In an update on the outbreaks of two vaccine preventable diseases in Ohio, health officials released numbers to show that both the measles and mumps outbreaks continue to grow.
According to a Friday Columbus Public Health news release, the number of mumps cases in Central Ohio is now up to 361. Of that number, 208 cases have been linked to The Ohio State University outbreak.
While mumps is generally a mild disease, more severe complications can occur and according to health officials, numerous complications have been reported in the current outbreak to include severe pain, inflammation of the testicles (orchitis) in post pubescent males, inflammation of the ovaries (oophoritis) in post pubescent females and deafness.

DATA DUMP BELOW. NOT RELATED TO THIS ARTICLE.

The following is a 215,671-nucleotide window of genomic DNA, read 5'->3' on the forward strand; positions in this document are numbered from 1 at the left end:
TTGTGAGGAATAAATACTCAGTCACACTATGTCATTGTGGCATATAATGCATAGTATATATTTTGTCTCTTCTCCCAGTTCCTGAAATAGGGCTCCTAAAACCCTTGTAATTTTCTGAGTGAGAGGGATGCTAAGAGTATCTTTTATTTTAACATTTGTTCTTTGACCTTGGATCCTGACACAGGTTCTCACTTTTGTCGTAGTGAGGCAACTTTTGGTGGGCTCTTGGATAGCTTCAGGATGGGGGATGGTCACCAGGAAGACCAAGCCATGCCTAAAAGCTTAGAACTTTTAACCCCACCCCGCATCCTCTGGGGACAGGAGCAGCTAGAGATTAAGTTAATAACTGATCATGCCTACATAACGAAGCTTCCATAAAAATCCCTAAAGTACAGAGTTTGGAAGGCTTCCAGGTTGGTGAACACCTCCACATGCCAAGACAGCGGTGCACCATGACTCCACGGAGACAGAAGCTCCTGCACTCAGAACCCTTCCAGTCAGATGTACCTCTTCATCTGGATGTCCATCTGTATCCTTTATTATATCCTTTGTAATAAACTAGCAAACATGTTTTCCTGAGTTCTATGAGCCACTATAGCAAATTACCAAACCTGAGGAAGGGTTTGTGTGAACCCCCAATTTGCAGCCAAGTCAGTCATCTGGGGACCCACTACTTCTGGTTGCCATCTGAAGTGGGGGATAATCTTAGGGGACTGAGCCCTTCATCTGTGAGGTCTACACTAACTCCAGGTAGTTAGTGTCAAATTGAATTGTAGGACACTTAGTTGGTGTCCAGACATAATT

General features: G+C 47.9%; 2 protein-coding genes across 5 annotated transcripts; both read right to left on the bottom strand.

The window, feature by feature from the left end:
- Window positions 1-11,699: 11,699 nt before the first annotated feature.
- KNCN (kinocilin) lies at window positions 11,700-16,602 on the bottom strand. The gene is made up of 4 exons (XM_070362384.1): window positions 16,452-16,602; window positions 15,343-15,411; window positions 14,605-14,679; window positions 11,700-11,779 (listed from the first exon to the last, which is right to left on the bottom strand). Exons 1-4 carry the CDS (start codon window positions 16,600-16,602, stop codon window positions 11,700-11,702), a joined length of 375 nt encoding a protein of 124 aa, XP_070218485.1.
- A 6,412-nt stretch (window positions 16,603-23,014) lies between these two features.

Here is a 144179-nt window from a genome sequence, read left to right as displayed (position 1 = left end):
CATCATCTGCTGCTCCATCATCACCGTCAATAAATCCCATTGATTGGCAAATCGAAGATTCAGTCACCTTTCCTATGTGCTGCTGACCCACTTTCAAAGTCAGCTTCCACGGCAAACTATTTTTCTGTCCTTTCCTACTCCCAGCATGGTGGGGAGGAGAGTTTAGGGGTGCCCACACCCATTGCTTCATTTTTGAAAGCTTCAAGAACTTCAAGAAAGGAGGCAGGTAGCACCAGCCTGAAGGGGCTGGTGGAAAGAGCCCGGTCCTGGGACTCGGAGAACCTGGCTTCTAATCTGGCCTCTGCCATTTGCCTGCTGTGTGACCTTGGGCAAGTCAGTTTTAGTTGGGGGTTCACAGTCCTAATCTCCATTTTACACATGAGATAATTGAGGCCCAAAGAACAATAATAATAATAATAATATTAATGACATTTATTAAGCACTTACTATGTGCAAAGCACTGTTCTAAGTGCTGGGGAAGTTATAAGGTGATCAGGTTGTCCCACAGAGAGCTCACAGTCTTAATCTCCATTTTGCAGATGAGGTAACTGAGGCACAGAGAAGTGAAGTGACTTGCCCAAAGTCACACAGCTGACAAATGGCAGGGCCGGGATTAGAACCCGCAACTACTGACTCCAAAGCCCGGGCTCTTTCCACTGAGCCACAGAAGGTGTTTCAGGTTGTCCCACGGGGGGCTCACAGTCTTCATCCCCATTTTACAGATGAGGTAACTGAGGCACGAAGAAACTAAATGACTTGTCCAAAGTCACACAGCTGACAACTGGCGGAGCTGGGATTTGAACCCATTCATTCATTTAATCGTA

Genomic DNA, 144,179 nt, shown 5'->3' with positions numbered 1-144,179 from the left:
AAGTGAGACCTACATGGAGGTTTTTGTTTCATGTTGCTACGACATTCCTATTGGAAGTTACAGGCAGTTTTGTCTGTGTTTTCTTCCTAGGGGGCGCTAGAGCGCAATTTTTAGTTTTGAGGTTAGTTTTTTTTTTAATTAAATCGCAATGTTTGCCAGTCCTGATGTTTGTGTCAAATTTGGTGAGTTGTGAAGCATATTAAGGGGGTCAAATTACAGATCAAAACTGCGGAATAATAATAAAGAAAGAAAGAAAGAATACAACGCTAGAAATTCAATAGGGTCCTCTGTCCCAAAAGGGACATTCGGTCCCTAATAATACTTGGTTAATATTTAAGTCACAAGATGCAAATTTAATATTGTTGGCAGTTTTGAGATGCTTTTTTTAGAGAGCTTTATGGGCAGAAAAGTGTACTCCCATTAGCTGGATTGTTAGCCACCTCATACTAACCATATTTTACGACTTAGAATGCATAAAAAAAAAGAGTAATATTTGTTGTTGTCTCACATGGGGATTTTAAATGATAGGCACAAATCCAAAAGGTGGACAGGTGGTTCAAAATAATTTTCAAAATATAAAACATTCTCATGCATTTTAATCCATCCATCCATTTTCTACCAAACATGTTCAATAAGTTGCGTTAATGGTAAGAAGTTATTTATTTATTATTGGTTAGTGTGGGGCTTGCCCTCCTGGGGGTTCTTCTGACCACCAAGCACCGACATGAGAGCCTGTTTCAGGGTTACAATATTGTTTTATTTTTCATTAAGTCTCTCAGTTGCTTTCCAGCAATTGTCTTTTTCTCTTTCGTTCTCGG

11 people required hospitalization for their illness with the vast majority of patients recovering on their own. For more infectious disease news and information, visit and “like” the Infectious Disease News Facebook page.
The measles outbreak, which began with Amish missionaries who traveled to the Philippines, now affects six counties in the Buckeye State. The total number of cases is now at 83, up 10 from the last report.
The Centers for Disease Control and Prevention recommends the MMR (measles-mumps-rubella) vaccine for prevention of these viral diseases. In almost all cases, people who received the MMR vaccine are protected against measles. However, in rare cases, people who get the vaccine can still become infected with the measles if exposed to the virus. Two doses of MMR vaccine provide full protection against measles to 99 out of every 100 persons vaccinated.
Concerning mumps, two doses of mumps vaccine are 88% (range: 66-95%) effective at preventing the disease; one dose is 78% (range: 49%−92%) effective.